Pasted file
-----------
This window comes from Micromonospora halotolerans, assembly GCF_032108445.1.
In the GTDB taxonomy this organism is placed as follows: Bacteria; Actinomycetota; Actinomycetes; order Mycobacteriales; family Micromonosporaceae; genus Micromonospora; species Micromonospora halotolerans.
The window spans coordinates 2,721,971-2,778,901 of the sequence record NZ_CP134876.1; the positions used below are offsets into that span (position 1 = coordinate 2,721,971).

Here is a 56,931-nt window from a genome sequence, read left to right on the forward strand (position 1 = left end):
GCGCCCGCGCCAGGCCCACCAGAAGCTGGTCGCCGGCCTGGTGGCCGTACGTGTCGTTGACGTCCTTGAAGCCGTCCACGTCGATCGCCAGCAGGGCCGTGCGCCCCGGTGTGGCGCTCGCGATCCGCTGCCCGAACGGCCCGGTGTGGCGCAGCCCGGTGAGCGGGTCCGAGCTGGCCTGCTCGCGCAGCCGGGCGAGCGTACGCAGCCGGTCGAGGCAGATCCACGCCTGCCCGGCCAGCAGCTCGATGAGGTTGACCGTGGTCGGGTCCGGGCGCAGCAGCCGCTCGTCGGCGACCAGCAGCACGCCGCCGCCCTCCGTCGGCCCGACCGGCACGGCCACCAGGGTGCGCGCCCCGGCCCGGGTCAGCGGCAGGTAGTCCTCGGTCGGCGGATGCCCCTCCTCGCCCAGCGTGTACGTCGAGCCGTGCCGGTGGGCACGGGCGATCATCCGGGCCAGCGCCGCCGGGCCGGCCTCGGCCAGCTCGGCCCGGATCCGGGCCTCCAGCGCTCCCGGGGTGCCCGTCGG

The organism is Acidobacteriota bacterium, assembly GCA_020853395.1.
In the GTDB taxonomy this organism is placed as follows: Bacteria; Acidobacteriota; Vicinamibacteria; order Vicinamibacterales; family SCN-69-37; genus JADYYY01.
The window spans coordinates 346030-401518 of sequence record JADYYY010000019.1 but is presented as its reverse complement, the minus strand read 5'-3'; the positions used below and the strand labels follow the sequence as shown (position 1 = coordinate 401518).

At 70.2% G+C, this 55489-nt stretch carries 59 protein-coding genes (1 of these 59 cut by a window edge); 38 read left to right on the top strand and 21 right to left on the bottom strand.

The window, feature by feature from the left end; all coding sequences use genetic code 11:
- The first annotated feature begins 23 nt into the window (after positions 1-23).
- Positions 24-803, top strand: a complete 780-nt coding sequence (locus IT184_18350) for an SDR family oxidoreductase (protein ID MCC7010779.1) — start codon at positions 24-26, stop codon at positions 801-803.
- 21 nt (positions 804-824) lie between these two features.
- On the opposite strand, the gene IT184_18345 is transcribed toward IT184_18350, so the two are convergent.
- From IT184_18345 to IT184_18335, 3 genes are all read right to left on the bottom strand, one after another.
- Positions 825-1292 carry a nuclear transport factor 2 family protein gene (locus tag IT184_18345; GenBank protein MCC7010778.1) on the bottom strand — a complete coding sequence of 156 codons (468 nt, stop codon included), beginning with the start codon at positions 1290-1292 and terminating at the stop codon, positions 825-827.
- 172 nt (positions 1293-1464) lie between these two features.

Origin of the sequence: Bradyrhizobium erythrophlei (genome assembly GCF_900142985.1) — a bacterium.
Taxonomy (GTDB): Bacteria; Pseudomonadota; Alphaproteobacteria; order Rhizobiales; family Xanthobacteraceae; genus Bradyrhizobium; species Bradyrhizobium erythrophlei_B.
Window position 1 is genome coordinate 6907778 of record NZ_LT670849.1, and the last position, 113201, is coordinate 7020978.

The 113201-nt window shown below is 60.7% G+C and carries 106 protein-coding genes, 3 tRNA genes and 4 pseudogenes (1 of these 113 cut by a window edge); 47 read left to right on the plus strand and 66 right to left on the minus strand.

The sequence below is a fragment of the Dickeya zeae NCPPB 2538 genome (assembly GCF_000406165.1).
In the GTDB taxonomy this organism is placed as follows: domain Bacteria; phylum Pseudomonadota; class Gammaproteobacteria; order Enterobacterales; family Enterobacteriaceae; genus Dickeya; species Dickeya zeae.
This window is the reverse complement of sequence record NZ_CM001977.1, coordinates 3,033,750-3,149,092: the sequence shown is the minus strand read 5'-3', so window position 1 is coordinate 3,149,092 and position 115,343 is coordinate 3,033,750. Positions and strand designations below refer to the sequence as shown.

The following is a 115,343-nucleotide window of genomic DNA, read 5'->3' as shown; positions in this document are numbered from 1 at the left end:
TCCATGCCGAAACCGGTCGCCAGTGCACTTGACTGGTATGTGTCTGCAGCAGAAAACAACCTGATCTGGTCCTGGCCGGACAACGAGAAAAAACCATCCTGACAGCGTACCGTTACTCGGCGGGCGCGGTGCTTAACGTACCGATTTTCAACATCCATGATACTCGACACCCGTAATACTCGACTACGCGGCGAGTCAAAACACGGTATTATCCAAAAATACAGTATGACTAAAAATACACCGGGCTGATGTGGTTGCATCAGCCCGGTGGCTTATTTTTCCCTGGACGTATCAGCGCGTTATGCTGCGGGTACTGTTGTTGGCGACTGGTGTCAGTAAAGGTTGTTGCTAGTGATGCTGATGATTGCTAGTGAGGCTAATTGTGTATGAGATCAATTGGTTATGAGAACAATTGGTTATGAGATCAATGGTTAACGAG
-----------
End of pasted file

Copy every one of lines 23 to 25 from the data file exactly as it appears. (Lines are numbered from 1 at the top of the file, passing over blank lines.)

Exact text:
In the GTDB taxonomy this organism is placed as follows: domain Bacteria; phylum Pseudomonadota; class Gammaproteobacteria; order Enterobacterales; family Enterobacteriaceae; genus Dickeya; species Dickeya zeae.
This window is the reverse complement of sequence record NZ_CM001977.1, coordinates 3,033,750-3,149,092: the sequence shown is the minus strand read 5'-3', so window position 1 is coordinate 3,149,092 and position 115,343 is coordinate 3,033,750. Positions and strand designations below refer to the sequence as shown.

The following is a 115,343-nucleotide window of genomic DNA, read 5'->3' as shown; positions in this document are numbered from 1 at the left end: